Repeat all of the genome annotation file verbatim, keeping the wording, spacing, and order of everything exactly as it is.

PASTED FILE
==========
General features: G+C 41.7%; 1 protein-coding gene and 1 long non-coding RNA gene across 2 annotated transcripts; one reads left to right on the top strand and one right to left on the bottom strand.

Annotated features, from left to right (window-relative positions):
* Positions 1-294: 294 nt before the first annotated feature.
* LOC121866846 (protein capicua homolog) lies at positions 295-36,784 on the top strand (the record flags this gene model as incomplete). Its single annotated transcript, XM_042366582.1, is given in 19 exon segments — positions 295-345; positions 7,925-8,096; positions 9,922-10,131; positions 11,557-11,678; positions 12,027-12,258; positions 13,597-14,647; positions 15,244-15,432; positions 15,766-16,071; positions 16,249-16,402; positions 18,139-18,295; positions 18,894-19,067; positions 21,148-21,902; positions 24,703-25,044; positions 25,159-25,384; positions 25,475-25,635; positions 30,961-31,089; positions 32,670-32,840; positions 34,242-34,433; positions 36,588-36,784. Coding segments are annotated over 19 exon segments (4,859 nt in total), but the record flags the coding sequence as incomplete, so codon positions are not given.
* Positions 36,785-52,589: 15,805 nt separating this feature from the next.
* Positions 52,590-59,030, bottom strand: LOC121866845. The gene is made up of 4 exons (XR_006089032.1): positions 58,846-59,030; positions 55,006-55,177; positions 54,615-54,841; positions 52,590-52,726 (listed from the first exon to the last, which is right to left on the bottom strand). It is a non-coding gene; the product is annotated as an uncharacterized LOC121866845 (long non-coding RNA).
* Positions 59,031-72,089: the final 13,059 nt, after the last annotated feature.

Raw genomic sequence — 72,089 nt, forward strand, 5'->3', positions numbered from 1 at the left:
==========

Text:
General features: G+C 41.7%; 1 protein-coding gene and 1 long non-coding RNA gene across 2 annotated transcripts; one reads left to right on the top strand and one right to left on the bottom strand.

Annotated features, from left to right (window-relative positions):
* Positions 1-294: 294 nt before the first annotated feature.
* LOC121866846 (protein capicua homolog) lies at positions 295-36,784 on the top strand (the record flags this gene model as incomplete). Its single annotated transcript, XM_042366582.1, is given in 19 exon segments — positions 295-345; positions 7,925-8,096; positions 9,922-10,131; positions 11,557-11,678; positions 12,027-12,258; positions 13,597-14,647; positions 15,244-15,432; positions 15,766-16,071; positions 16,249-16,402; positions 18,139-18,295; positions 18,894-19,067; positions 21,148-21,902; positions 24,703-25,044; positions 25,159-25,384; positions 25,475-25,635; positions 30,961-31,089; positions 32,670-32,840; positions 34,242-34,433; positions 36,588-36,784. Coding segments are annotated over 19 exon segments (4,859 nt in total), but the record flags the coding sequence as incomplete, so codon positions are not given.
* Positions 36,785-52,589: 15,805 nt separating this feature from the next.
* Positions 52,590-59,030, bottom strand: LOC121866845. The gene is made up of 4 exons (XR_006089032.1): positions 58,846-59,030; positions 55,006-55,177; positions 54,615-54,841; positions 52,590-52,726 (listed from the first exon to the last, which is right to left on the bottom strand). It is a non-coding gene; the product is annotated as an uncharacterized LOC121866845 (long non-coding RNA).
* Positions 59,031-72,089: the final 13,059 nt, after the last annotated feature.

Raw genomic sequence — 72,089 nt, forward strand, 5'->3', positions numbered from 1 at the left: